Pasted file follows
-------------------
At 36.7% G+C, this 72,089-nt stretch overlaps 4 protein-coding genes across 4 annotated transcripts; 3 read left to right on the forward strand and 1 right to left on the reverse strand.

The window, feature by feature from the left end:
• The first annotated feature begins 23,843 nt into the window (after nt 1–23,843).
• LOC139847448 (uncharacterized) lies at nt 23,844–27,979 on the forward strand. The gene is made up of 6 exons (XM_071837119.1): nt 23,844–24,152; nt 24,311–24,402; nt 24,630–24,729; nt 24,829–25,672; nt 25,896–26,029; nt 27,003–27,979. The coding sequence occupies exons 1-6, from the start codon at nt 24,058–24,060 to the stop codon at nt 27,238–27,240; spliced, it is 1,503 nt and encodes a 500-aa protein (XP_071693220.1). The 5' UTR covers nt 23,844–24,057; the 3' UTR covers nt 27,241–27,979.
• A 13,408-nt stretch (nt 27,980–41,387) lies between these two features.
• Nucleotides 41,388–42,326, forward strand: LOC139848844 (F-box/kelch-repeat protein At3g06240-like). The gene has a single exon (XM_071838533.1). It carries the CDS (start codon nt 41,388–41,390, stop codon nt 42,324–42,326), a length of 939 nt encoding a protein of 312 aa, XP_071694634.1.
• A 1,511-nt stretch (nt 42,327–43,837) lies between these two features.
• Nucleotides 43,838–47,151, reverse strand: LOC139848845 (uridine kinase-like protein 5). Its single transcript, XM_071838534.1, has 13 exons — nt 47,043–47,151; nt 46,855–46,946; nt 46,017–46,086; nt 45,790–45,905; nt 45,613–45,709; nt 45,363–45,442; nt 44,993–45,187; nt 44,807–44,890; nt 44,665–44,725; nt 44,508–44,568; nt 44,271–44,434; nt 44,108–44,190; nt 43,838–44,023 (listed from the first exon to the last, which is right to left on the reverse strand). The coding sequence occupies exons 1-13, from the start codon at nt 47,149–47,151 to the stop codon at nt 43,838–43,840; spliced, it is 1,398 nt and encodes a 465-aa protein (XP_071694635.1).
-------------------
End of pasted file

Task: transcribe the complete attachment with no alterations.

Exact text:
At 36.7% G+C, this 72,089-nt stretch overlaps 4 protein-coding genes across 4 annotated transcripts; 3 read left to right on the forward strand and 1 right to left on the reverse strand.

The window, feature by feature from the left end:
• The first annotated feature begins 23,843 nt into the window (after nt 1–23,843).
• LOC139847448 (uncharacterized) lies at nt 23,844–27,979 on the forward strand. The gene is made up of 6 exons (XM_071837119.1): nt 23,844–24,152; nt 24,311–24,402; nt 24,630–24,729; nt 24,829–25,672; nt 25,896–26,029; nt 27,003–27,979. The coding sequence occupies exons 1-6, from the start codon at nt 24,058–24,060 to the stop codon at nt 27,238–27,240; spliced, it is 1,503 nt and encodes a 500-aa protein (XP_071693220.1). The 5' UTR covers nt 23,844–24,057; the 3' UTR covers nt 27,241–27,979.
• A 13,408-nt stretch (nt 27,980–41,387) lies between these two features.
• Nucleotides 41,388–42,326, forward strand: LOC139848844 (F-box/kelch-repeat protein At3g06240-like). The gene has a single exon (XM_071838533.1). It carries the CDS (start codon nt 41,388–41,390, stop codon nt 42,324–42,326), a length of 939 nt encoding a protein of 312 aa, XP_071694634.1.
• A 1,511-nt stretch (nt 42,327–43,837) lies between these two features.
• Nucleotides 43,838–47,151, reverse strand: LOC139848845 (uridine kinase-like protein 5). Its single transcript, XM_071838534.1, has 13 exons — nt 47,043–47,151; nt 46,855–46,946; nt 46,017–46,086; nt 45,790–45,905; nt 45,613–45,709; nt 45,363–45,442; nt 44,993–45,187; nt 44,807–44,890; nt 44,665–44,725; nt 44,508–44,568; nt 44,271–44,434; nt 44,108–44,190; nt 43,838–44,023 (listed from the first exon to the last, which is right to left on the reverse strand). The coding sequence occupies exons 1-13, from the start codon at nt 47,149–47,151 to the stop codon at nt 43,838–43,840; spliced, it is 1,398 nt and encodes a 465-aa protein (XP_071694635.1).